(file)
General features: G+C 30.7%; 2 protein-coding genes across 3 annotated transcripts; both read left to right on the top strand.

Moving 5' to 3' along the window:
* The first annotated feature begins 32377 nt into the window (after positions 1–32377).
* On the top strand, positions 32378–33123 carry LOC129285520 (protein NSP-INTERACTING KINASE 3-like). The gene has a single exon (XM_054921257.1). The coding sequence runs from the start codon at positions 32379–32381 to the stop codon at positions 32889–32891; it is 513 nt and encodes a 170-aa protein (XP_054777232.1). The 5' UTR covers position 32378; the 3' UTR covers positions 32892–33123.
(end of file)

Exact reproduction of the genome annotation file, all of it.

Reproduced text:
General features: G+C 30.7%; 2 protein-coding genes across 3 annotated transcripts; both read left to right on the top strand.

Moving 5' to 3' along the window:
* The first annotated feature begins 32377 nt into the window (after positions 1–32377).
* On the top strand, positions 32378–33123 carry LOC129285520 (protein NSP-INTERACTING KINASE 3-like). The gene has a single exon (XM_054921257.1). The coding sequence runs from the start codon at positions 32379–32381 to the stop codon at positions 32889–32891; it is 513 nt and encodes a 170-aa protein (XP_054777232.1). The 5' UTR covers position 32378; the 3' UTR covers positions 32892–33123.